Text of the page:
Muscles (FHS, 20 minutes, VHS, DVD)
The New Living Body: Muscles (FHS, 20 minutes, VHS, DVD)
Advance Preparation
1. Set out models of the human torso and upper and lower limbs. It helps to have the mus-
cles labeled on some of the models. Have model keys available.
2. Set out anatomical charts of human musculature.
3. Set out tubes of body (or face) paint and 1-inch wide brushes.
71
NAME ____________________________________
LAB TIME/DATE _______________________
E X E R C I S E
R E V I E W S H E E T
12
Muscles of the Head and Neck
1. Using choices from the list at the right, correctly identify the muscles provided with leader lines on the diagram.
buccinator
frontalis
masseter
platysma
occipitalis
orbicularis oculi
orbicularis oris
zygomaticus
2. Using the terms provided above, identify the muscles described next.
1. used to grin
2. important muscle to a saxophone player
3. used in blinking and squinting
4. used to pout (pulls the corners of the mouth downward)
5. raises your eyebrows for a questioning expression
6. your kisser
7. allows you to bite that carrot stick
8. tenses skin of the neck during shaving
Gross Anatomy of the
Muscular System
Galea
aponeurotica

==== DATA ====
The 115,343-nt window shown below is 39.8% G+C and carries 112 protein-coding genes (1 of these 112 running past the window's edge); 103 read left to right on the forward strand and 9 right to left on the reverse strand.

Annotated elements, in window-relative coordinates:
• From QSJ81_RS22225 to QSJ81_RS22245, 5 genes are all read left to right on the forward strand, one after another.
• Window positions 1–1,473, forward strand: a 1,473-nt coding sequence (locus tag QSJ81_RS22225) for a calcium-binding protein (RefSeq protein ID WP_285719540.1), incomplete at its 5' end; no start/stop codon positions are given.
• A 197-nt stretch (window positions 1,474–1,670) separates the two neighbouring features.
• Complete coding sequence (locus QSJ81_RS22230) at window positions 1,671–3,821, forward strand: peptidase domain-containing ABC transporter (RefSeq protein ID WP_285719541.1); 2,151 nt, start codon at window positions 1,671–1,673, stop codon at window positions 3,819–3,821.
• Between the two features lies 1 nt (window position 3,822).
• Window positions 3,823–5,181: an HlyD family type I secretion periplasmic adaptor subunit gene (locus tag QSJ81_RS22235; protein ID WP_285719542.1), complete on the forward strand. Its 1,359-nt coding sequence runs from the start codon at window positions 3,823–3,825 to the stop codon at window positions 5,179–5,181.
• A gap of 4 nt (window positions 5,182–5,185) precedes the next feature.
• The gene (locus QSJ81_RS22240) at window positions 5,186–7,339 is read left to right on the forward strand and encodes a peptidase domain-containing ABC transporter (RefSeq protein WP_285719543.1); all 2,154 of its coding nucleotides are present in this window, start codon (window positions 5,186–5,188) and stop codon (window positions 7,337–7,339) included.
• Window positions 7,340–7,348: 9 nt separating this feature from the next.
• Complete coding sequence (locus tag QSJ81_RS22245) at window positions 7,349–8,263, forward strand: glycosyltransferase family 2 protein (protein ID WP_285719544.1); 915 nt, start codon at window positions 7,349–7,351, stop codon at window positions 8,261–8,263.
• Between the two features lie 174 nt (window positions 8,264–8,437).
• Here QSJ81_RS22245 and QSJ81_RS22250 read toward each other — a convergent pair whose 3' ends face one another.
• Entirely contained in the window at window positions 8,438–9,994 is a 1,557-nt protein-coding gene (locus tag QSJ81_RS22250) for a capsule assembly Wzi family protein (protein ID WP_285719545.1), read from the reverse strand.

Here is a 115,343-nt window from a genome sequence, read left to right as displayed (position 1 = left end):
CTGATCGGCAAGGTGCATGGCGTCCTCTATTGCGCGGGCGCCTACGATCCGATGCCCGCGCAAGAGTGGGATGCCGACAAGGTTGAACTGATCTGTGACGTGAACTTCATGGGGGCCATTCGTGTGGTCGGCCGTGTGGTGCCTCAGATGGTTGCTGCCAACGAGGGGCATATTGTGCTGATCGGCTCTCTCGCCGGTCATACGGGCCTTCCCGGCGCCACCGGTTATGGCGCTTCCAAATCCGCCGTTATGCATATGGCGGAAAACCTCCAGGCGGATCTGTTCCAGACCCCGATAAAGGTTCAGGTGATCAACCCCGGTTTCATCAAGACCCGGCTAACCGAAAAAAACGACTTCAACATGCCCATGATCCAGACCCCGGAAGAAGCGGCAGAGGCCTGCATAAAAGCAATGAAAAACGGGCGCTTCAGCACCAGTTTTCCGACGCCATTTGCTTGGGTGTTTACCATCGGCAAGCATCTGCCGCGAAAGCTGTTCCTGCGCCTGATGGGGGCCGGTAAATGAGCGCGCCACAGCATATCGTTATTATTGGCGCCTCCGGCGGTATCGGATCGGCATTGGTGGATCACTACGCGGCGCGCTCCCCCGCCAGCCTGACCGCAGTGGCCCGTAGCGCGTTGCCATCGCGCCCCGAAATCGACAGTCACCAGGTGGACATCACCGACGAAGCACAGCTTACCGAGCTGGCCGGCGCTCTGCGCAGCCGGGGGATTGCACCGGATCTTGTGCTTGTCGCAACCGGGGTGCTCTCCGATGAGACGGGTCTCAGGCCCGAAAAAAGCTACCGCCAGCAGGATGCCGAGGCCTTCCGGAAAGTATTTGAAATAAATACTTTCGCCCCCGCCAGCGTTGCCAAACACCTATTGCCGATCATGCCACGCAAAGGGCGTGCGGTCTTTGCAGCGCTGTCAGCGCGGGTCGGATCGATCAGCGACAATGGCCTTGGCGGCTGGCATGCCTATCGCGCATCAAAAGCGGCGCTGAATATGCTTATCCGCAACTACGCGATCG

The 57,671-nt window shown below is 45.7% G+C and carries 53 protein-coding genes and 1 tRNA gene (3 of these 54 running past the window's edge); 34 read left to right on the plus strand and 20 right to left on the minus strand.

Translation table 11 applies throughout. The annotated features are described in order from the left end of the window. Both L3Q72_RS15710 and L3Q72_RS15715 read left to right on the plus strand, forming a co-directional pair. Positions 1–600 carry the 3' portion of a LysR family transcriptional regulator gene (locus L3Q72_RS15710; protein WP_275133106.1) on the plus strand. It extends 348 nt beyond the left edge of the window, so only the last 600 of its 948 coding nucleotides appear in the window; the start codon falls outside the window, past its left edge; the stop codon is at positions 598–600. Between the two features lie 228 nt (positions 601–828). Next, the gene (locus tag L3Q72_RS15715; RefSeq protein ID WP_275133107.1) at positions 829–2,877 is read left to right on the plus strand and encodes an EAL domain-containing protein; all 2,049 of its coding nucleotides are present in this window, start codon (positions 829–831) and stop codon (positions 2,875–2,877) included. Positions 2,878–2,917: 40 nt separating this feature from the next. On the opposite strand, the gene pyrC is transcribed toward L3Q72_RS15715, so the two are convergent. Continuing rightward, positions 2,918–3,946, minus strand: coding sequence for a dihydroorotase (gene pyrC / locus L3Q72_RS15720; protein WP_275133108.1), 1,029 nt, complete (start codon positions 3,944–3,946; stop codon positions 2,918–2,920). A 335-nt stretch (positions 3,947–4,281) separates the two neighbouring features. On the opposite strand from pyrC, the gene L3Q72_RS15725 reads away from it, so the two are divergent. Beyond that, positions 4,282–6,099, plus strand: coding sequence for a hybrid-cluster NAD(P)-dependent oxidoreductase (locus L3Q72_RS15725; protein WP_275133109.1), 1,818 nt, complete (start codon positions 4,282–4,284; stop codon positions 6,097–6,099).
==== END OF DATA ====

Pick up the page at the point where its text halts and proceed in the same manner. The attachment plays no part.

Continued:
frontalis
occipitalis
zygomaticus
orbicularis oris
platysma
masseter
buccinator
zygomaticus
buccinator
orbicularis oculi
platysma
frontalis
orbicularis oris
masseter
platysma
orbicularis oculi
72 Review Sheet 12
Muscles of the Trunk and Upper Limb
3. Using choices from the key, identify the major muscles described next:
1. a major spine flexor
2. prime mover for pulling the arm posteriorly
3. elbow extender
,
4. help form the
abdominal girdle
,
(four pairs of muscles)
5. extends and adducts wrist
6. allows you to raise your arm laterally
,
7. shoulder adductors
(two muscles)
8. flexes elbow; supinates the forearm
9. small muscles between the ribs; elevate the
ribs during breathing
10. extends the head
11. extends the spine
12. extends and abducts the wrist
Key:
biceps brachii
deltoid
erector spinae
extensor carpi radialis
extensor carpi ulnaris
extensor digitorum superficialis
external intercostals
external oblique
flexor carpi radialis
internal oblique
latissimus dorsi
pectoralis major
rectus abdominis
transversus abdominis
trapezius
triceps brachii
rectus abdominis
latissimus dorsi
triceps brachii
rectus abdominis external oblique
pectoralis major
erector spinae
erector spinae
extensor carpi radialis
biceps brachii
external intercostals
latissimus dorsi